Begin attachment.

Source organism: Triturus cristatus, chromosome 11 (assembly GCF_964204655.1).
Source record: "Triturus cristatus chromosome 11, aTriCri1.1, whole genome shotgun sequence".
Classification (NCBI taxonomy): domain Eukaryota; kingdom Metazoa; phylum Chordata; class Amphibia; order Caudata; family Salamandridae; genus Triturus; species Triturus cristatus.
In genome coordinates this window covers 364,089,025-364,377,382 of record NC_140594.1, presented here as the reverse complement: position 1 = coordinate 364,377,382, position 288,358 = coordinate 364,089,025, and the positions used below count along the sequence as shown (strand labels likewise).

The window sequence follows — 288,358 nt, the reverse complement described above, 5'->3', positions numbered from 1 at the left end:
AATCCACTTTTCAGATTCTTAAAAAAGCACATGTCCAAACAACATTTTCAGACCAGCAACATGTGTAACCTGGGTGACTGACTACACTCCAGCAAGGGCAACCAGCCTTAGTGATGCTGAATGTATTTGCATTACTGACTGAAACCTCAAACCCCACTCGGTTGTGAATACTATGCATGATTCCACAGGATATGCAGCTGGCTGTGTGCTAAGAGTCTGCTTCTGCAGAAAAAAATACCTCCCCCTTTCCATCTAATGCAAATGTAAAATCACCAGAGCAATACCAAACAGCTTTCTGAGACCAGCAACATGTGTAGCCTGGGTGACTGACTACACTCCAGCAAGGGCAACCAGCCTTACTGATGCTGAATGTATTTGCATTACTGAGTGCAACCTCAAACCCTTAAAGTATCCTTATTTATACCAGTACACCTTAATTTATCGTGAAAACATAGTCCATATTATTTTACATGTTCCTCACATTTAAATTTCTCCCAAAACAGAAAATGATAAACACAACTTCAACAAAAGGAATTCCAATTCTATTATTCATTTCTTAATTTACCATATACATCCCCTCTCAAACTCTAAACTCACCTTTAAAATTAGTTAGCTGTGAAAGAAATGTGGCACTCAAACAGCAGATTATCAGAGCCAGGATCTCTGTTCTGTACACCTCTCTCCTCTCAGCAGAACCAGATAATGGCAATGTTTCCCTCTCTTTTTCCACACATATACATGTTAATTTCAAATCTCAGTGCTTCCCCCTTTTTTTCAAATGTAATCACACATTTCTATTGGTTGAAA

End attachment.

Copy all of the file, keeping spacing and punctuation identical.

Source organism: Triturus cristatus, chromosome 11 (assembly GCF_964204655.1).
Source record: "Triturus cristatus chromosome 11, aTriCri1.1, whole genome shotgun sequence".
Classification (NCBI taxonomy): domain Eukaryota; kingdom Metazoa; phylum Chordata; class Amphibia; order Caudata; family Salamandridae; genus Triturus; species Triturus cristatus.
In genome coordinates this window covers 364,089,025-364,377,382 of record NC_140594.1, presented here as the reverse complement: position 1 = coordinate 364,377,382, position 288,358 = coordinate 364,089,025, and the positions used below count along the sequence as shown (strand labels likewise).

The window sequence follows — 288,358 nt, the reverse complement described above, 5'->3', positions numbered from 1 at the left end:
AATCCACTTTTCAGATTCTTAAAAAAGCACATGTCCAAACAACATTTTCAGACCAGCAACATGTGTAACCTGGGTGACTGACTACACTCCAGCAAGGGCAACCAGCCTTAGTGATGCTGAATGTATTTGCATTACTGACTGAAACCTCAAACCCCACTCGGTTGTGAATACTATGCATGATTCCACAGGATATGCAGCTGGCTGTGTGCTAAGAGTCTGCTTCTGCAGAAAAAAATACCTCCCCCTTTCCATCTAATGCAAATGTAAAATCACCAGAGCAATACCAAACAGCTTTCTGAGACCAGCAACATGTGTAGCCTGGGTGACTGACTACACTCCAGCAAGGGCAACCAGCCTTACTGATGCTGAATGTATTTGCATTACTGAGTGCAACCTCAAACCCTTAAAGTATCCTTATTTATACCAGTACACCTTAATTTATCGTGAAAACATAGTCCATATTATTTTACATGTTCCTCACATTTAAATTTCTCCCAAAACAGAAAATGATAAACACAACTTCAACAAAAGGAATTCCAATTCTATTATTCATTTCTTAATTTACCATATACATCCCCTCTCAAACTCTAAACTCACCTTTAAAATTAGTTAGCTGTGAAAGAAATGTGGCACTCAAACAGCAGATTATCAGAGCCAGGATCTCTGTTCTGTACACCTCTCTCCTCTCAGCAGAACCAGATAATGGCAATGTTTCCCTCTCTTTTTCCACACATATACATGTTAATTTCAAATCTCAGTGCTTCCCCCTTTTTTTCAAATGTAATCACACATTTCTATTGGTTGAAA